If you’ve just purchased a business, you’re probably eager to get started putting your own unique stamp on it. But before you do, make sure you consider your messaging and the importance of maintaining consistency in the brand you’ve acquired. Whether you’re sticking to an existing business model or developing your own, brand consistency should be a priority.
Brand consistency increases the value of any business and those that stand the test of time share one commonality — consistency in design and messaging. According to Spellbrand, Beretta, Twinings Tea, The New York Times, Tiffany & Co. and Mercedes-Benz top the list of brands that have endured for many years. In Beretta’s case, the gun manufacturer — and its well-recognized trident logo — dates back some 500 years.
While the consistency of repetition may seem boring as a new business owner, it will actually ensure you’re getting the most traction for your marketing and sales efforts, and reinforce your spot in the marketplace. Incongruent or inconsistent branding, on the other hand, will convolute your message, confuse your customers, and ultimately detract from your business. If you want to attract high-quality, long-term customers, consistency is crucial.
Consistency also helps you establish a strong core foundation from which you can methodically grow your brand and your business.
Not just for your customers
It’s important to remember that brand consistency isn’t just about your customers. It also benefits your business internally. Managing change in a newly purchased business is important, too. Changing your messaging frequently necessitates retraining of staff, and amounts to lost time and efficiency. With consistency, everyone on the team will know what to expect and that will result in your business operating more smoothly.
In order to be truly effective, brand consistency must permeate every aspect of your business, from marketing and messaging through customer contact and product delivery.
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The following elements are integral to successfully maintaining brand consistency:
- Define your message
However you express your brand message, make sure it exemplifies your company’s core mission and values. The next step is to align your company’s behavior with that message to build trust with your customers. If you’re inconsistent or inauthentic, you will quickly lose trust in your marketplace.
- Display consistent, impactful design
The visual impact you make with clients is arguably your most important brand element. Think about the recognition of some of the brands mentioned earlier. Like them, you want your customers to instantly recognize your company by its logo and other imagery. Doing too many different things can be confusing to customers and damaging to your brand. Be strategic and thoughtful in your design, and once you’ve nailed it down, vary little from those design elements. Another benefit of consistent design: it will help your company legally secure its brand assets and prevent other companies from copying or reproducing logos, taglines, website addresses, and social media handles.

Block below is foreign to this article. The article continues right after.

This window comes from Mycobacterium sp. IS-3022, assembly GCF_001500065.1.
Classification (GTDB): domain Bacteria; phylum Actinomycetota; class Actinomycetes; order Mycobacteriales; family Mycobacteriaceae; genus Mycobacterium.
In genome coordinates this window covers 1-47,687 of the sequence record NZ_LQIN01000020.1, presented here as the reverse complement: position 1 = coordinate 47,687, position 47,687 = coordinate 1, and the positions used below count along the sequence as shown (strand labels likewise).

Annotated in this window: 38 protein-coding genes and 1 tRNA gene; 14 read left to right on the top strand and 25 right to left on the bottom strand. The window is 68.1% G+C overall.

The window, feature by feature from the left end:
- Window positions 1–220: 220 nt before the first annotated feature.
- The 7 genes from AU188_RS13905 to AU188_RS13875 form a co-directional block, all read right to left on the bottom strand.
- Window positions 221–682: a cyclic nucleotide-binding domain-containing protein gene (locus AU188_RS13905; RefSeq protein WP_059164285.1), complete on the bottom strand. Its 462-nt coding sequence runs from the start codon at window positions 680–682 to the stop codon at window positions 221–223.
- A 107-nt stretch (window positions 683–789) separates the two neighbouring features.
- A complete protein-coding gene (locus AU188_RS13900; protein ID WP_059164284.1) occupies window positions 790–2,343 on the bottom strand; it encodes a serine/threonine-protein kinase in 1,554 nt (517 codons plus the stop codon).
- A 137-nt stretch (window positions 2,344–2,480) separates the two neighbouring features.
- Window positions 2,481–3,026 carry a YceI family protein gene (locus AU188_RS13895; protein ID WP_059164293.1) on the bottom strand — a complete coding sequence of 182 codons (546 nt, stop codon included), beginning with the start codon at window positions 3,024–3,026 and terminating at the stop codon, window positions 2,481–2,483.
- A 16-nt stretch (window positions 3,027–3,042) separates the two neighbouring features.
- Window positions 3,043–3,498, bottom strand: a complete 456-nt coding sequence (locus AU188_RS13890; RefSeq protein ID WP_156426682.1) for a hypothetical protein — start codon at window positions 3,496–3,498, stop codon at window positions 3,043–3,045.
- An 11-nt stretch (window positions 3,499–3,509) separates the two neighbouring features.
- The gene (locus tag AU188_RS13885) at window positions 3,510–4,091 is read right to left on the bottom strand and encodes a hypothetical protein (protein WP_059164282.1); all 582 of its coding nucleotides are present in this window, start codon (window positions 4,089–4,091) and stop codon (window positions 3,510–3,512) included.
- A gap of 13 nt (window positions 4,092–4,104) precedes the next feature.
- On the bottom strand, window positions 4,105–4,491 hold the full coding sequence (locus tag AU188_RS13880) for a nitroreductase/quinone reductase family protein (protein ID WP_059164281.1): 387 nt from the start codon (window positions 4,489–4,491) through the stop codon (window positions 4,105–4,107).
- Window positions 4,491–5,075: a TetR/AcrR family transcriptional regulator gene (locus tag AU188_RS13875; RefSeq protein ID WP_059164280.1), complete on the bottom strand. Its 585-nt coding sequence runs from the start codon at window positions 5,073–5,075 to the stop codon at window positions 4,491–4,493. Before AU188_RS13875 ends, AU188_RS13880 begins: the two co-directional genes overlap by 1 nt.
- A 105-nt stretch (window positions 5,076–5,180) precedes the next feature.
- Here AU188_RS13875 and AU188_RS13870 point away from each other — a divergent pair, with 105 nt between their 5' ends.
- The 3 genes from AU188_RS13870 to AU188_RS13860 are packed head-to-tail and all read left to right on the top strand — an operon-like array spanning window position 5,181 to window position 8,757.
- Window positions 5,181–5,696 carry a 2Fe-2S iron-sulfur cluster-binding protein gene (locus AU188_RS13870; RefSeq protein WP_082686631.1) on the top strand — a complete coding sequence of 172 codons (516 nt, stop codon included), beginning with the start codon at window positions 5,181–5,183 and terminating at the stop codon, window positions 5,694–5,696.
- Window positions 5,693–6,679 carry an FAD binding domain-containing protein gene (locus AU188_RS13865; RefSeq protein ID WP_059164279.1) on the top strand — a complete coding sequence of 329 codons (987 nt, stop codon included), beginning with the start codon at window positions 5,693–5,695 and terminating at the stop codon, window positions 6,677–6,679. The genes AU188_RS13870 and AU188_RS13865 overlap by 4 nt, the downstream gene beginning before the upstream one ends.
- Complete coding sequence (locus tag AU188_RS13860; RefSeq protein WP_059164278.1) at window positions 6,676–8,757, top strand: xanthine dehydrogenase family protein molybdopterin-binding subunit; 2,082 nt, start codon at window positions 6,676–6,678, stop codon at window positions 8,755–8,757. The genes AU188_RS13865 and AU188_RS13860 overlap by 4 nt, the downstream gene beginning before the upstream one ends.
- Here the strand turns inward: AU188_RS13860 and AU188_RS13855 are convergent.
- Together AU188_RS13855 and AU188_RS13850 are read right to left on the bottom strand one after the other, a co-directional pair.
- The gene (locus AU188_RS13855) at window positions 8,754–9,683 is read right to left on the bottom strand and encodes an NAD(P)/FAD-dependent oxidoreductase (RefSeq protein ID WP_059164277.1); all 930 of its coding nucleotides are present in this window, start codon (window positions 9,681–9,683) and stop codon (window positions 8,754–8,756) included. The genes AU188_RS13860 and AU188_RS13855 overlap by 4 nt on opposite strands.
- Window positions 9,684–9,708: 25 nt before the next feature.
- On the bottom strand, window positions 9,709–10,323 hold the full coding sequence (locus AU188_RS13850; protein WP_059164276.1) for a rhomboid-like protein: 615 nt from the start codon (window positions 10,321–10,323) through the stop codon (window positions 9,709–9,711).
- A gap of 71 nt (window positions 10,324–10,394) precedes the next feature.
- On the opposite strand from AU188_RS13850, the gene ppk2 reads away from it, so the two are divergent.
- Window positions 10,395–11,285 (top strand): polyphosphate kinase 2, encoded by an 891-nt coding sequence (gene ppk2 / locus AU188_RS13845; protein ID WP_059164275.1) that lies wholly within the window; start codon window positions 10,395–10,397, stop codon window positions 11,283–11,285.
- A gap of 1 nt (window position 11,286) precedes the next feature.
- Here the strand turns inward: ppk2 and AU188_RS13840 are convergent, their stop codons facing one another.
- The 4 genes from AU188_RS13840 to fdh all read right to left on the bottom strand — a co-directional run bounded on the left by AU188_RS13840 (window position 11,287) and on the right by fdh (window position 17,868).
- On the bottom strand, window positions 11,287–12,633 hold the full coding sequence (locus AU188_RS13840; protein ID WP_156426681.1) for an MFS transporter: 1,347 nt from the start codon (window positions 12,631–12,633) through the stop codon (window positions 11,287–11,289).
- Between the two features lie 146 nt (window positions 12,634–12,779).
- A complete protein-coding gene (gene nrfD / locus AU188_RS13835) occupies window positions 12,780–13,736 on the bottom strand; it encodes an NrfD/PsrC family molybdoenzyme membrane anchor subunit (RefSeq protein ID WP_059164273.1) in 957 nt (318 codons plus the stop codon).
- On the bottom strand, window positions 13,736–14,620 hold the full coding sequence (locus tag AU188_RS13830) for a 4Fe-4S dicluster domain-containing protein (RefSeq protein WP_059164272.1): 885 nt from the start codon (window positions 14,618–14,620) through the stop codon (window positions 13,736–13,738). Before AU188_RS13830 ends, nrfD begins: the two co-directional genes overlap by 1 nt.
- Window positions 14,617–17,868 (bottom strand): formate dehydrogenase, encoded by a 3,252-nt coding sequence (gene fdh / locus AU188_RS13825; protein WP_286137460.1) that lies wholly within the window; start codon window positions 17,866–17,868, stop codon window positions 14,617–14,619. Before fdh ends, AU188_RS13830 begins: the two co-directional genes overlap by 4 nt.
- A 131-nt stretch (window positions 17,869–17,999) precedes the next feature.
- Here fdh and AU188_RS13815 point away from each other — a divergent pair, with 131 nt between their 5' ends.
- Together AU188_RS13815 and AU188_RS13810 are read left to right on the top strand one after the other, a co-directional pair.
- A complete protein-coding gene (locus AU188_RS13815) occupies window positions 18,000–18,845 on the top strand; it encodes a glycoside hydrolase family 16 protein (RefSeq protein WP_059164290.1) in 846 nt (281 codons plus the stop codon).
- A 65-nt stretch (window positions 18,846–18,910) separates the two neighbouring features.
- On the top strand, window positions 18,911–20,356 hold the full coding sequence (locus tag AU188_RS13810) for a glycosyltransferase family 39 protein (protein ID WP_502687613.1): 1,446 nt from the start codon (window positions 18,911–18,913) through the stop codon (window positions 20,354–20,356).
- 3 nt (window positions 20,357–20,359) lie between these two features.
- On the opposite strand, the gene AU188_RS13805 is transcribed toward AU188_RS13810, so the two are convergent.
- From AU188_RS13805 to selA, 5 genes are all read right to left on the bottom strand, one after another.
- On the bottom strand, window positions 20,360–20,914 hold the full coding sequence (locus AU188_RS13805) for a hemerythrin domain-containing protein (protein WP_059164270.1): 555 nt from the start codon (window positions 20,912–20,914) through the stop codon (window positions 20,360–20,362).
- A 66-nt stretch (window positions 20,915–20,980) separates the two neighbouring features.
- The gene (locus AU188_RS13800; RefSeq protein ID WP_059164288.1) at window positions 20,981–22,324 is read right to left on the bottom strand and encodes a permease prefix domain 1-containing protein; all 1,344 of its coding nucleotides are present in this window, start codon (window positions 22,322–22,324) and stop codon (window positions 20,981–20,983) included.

- Maintain consistency in tone
The best way to reinforce the message you’ve defined as integral to your company is with a consistent tone in all of your outward communication and customer contact. No matter how you’ve decided to position your company — helpful, authoritative, etc. — make sure your tone always reflects that. Your customers should know what tone and demeanor to expect, with little variation.
- Be rhythmic in your delivery
No matter where you’ve chosen to deliver your message to clients — through a newsletter, blog, or social media — there should be a cadence to it. Your delivery across channels should follow a rhythm on which your customers come to rely. For example, subscribers to Bon Appétit magazine’s website know they can expect a new recipe via email several times a week. They come to expect it and look forward to it.
- Make consistency a priority from the ground up
Every touchpoint in your business can impact brand consistency. Make sure that top-level marketing managers aren’t the only team members focusing on this. Instead, recognize that every employee in your organization can impact your brand. Empower them to do so by making sure they know the core message and mission of your company and can accurately and regularly promote it to customers. Every employee in your organization should be fluent with its taglines, social profiles, logos, and graphics.
Reinvention doesn’t equal relevancy
As a new business owner, it’s easy to fall into the trap of believing that you must constantly reinvent your brand to keep it relevant. The most popular brands with the longest histories prove time and again that this isn’t true.
If you’ve acquired a business that was doing it right, then keep up with its best practices. And once you’ve found your sweet spot, stick to it with little variation. That is not to say your company can’t grow and change, but with a solid foundation in place, it can do so methodically and to the benefit of your business.